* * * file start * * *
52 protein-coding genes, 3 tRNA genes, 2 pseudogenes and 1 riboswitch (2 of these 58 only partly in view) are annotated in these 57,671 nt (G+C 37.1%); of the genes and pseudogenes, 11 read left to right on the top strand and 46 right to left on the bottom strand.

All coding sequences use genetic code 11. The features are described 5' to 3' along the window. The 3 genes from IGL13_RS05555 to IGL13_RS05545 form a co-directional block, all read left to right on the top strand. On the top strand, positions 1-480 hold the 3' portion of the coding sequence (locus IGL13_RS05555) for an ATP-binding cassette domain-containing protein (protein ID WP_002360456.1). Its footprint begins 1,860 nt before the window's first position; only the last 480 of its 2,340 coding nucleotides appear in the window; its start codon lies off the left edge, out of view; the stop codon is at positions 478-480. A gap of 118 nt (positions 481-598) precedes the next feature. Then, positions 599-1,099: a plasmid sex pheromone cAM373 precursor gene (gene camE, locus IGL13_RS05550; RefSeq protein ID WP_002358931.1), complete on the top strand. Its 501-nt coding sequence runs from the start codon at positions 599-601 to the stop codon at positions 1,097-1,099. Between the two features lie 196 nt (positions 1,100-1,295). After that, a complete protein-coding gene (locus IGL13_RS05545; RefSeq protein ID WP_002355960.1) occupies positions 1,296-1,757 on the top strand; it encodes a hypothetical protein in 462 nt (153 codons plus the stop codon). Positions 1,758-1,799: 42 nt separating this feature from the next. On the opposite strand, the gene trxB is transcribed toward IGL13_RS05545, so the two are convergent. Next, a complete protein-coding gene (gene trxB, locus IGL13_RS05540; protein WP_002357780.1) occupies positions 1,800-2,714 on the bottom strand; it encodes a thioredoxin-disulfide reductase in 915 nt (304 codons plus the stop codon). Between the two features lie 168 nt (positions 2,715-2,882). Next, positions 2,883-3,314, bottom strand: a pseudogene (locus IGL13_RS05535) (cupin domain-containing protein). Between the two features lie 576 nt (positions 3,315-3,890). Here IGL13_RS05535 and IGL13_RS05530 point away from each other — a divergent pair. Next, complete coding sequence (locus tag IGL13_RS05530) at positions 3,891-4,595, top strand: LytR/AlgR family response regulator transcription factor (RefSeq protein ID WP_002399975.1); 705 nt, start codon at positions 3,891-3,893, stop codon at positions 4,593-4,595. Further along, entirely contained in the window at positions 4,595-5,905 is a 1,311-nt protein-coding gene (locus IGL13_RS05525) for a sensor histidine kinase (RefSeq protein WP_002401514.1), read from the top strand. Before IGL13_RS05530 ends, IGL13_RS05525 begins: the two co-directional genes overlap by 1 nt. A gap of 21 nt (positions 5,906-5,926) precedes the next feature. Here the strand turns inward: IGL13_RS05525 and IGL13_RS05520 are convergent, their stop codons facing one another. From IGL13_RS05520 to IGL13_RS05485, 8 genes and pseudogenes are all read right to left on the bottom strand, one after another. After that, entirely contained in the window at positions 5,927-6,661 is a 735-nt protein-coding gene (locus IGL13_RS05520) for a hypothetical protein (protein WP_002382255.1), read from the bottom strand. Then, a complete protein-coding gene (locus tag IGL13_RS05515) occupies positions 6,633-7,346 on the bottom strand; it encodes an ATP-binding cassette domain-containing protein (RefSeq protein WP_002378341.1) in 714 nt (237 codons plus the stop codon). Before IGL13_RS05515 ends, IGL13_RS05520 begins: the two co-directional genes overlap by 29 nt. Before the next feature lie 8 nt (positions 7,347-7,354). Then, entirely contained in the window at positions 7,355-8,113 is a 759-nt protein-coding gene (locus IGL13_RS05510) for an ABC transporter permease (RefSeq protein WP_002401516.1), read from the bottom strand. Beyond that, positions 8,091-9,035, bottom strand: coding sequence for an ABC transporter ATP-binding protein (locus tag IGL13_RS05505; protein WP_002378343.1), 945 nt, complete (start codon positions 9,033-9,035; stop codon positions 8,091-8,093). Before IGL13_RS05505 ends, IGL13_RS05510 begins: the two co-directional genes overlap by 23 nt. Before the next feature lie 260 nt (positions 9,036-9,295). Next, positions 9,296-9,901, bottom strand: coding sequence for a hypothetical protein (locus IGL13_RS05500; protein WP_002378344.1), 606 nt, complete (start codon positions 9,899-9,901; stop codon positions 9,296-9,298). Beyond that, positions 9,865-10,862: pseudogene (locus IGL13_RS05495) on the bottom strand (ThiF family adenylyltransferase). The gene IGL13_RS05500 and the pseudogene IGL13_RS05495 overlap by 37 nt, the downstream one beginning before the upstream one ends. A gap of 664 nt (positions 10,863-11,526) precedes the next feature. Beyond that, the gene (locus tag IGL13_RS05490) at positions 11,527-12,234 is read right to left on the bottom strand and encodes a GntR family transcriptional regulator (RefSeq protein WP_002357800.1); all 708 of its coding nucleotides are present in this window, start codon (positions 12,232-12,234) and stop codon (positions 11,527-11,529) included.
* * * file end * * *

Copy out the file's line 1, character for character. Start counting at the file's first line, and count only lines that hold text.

52 protein-coding genes, 3 tRNA genes, 2 pseudogenes and 1 riboswitch (2 of these 58 only partly in view) are annotated in these 57,671 nt (G+C 37.1%); of the genes and pseudogenes, 11 read left to right on the top strand and 46 right to left on the bottom strand.